24% more people using disability services than 4 years ago
The number of people using disability support services in Australia has increased by 24% over the past four years, according to a report released today by the Australian Institute of Health and Welfare (AIHW).
The report, Disability Support Services 2006-07, showed that 232,000 people used disability support services in 2006-07, up from 188,000 in 2003-04.
'This is an average annual growth rate of 7%,' said Tim Beard of the AIHW's Functioning and Disability Unit.
'The largest increases over the past four years were seen in respite care (46%), community support (25%) and employment services (25%),' he said.
Community support services, such as therapy, early intervention and case management, were the most commonly used services over the last four years.
Most of the growth in employment services occurred in open employment services, which tend to be used by people with less severe disability than those who use supported employment services.
Accommodation support services accounted for 16% of all service users in 2006-07.
'Almost half of all people using services four years ago continued to receive support in 2006-07, making it a very stable service user group, Mr Beard said.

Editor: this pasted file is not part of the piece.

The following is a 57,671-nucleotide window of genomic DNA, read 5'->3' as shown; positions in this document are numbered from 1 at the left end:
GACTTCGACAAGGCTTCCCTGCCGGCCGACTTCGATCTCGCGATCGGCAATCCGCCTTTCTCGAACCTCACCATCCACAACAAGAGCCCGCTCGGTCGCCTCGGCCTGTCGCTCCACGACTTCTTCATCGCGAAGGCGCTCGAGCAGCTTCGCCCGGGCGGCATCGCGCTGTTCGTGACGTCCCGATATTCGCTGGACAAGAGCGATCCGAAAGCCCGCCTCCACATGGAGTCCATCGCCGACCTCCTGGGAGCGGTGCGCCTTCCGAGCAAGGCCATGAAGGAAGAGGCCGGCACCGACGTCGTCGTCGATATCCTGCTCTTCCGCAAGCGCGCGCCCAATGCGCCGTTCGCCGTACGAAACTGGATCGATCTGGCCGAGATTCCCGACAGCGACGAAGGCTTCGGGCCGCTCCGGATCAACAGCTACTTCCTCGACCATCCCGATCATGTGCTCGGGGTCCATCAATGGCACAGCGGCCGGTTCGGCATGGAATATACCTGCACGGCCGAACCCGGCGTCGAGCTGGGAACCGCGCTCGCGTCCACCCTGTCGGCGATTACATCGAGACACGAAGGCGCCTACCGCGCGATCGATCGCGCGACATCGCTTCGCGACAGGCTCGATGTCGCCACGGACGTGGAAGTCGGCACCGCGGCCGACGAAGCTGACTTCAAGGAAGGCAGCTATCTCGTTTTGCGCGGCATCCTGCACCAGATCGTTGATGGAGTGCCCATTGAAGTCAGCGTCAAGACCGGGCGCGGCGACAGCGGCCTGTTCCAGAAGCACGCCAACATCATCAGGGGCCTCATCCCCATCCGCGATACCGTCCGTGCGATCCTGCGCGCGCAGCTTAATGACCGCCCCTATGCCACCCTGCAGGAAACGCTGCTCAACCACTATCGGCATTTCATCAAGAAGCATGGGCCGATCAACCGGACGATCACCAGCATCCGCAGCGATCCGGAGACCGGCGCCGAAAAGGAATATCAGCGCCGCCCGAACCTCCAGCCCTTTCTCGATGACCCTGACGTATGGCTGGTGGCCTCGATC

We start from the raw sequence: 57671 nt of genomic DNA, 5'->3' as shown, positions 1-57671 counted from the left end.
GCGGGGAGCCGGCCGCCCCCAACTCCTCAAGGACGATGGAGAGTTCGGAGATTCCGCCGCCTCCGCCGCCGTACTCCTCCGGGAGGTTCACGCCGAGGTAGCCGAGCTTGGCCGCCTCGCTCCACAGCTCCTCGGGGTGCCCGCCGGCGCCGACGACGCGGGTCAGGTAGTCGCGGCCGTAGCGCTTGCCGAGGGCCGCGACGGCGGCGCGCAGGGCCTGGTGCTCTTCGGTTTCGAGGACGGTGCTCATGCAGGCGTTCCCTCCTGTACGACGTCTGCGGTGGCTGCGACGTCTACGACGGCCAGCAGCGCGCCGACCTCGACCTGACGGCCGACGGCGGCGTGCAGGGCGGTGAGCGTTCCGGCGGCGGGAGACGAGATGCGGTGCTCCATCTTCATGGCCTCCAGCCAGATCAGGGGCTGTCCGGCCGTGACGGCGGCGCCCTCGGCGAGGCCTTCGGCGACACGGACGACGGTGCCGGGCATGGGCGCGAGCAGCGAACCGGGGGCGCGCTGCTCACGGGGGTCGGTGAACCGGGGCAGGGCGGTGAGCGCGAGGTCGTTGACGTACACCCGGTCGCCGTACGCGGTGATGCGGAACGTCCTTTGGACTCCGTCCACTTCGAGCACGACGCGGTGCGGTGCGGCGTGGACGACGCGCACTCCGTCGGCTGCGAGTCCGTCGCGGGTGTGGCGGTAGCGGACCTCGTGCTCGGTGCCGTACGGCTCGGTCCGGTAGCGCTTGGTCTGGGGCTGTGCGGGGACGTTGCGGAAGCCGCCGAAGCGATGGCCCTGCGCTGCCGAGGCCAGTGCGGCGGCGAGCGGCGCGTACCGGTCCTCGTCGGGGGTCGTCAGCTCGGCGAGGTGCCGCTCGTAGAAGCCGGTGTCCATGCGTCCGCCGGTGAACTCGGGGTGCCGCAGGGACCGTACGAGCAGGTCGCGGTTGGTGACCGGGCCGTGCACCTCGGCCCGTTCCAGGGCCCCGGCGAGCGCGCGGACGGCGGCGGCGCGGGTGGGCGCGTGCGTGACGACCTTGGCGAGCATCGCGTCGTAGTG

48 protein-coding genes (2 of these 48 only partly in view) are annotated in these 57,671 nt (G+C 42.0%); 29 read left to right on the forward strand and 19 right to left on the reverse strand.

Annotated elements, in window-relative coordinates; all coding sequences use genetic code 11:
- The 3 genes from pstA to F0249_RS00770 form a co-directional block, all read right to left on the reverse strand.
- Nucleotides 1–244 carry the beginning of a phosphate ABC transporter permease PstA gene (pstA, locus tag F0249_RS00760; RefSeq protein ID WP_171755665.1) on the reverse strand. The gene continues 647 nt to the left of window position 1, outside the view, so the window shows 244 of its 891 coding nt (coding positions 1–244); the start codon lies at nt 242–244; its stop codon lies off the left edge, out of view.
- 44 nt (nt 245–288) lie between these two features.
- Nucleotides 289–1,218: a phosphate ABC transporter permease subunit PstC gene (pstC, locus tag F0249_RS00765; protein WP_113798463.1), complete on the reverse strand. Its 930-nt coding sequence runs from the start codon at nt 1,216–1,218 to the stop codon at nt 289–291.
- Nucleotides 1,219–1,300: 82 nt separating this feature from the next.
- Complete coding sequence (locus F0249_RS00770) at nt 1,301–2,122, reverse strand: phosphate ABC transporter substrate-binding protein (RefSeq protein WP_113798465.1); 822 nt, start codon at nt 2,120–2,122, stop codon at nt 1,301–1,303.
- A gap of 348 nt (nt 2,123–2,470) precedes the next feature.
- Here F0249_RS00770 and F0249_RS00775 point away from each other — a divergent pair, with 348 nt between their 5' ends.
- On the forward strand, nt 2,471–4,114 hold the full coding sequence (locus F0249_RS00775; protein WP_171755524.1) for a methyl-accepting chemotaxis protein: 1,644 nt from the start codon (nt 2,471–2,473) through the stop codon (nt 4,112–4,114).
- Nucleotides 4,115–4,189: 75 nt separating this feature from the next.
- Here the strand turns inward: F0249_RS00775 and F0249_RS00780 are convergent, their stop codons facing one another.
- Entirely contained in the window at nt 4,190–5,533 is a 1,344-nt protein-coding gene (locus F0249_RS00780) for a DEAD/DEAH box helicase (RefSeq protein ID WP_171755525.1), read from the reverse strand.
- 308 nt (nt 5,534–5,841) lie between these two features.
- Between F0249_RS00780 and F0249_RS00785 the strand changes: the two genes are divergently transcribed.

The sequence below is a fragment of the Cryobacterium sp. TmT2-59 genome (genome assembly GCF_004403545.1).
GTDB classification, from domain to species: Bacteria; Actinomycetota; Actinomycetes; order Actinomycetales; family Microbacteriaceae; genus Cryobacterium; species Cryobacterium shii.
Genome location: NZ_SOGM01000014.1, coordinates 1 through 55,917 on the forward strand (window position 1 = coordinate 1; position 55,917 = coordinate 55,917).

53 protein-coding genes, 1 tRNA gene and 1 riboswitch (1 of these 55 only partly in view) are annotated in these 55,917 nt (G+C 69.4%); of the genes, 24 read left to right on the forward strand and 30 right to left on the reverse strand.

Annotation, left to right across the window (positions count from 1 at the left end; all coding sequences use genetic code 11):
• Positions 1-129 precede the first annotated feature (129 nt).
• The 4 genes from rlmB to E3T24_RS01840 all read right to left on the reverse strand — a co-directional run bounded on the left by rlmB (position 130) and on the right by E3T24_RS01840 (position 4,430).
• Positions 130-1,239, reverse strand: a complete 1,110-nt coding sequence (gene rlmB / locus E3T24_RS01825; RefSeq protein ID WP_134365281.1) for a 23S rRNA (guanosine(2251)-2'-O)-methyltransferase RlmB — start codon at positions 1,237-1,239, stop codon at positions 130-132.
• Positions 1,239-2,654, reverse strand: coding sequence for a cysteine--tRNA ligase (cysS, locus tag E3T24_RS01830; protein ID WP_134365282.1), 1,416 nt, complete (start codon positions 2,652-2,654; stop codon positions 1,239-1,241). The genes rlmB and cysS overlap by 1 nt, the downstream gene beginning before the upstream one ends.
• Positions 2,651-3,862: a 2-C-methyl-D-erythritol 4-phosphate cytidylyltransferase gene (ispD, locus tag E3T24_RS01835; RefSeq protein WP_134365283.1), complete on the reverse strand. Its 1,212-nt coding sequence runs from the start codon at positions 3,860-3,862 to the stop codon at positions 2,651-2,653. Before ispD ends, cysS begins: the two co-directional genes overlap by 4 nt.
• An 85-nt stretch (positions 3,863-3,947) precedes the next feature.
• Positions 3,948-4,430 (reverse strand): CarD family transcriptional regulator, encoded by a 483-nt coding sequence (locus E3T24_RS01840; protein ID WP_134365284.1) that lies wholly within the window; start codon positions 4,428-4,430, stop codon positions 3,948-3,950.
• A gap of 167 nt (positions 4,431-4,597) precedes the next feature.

Intellectual disability was the most common primary disability (accounting for around 1 in 3 service users), followed by psychiatric disability then physical disability.
The proportion of disability service users who always need help with basic activities such as mobility, self-care and communication has remained stable over the past four years.
'However, there are now more people who need help in areas such as learning, household chores, and fostering social interactions,' Mr Beard said.
In 2006-07, about 68% of service users report needing help with activities of independent living, 63% with work, education and community living and almost 60% with daily living activities.
The Commonwealth State/Territory Disability Agreement (CSTDA) aims to improve the quality of life of people with disability by providing a wide array of services such as accommodation support, community support, community access, respite, and employment services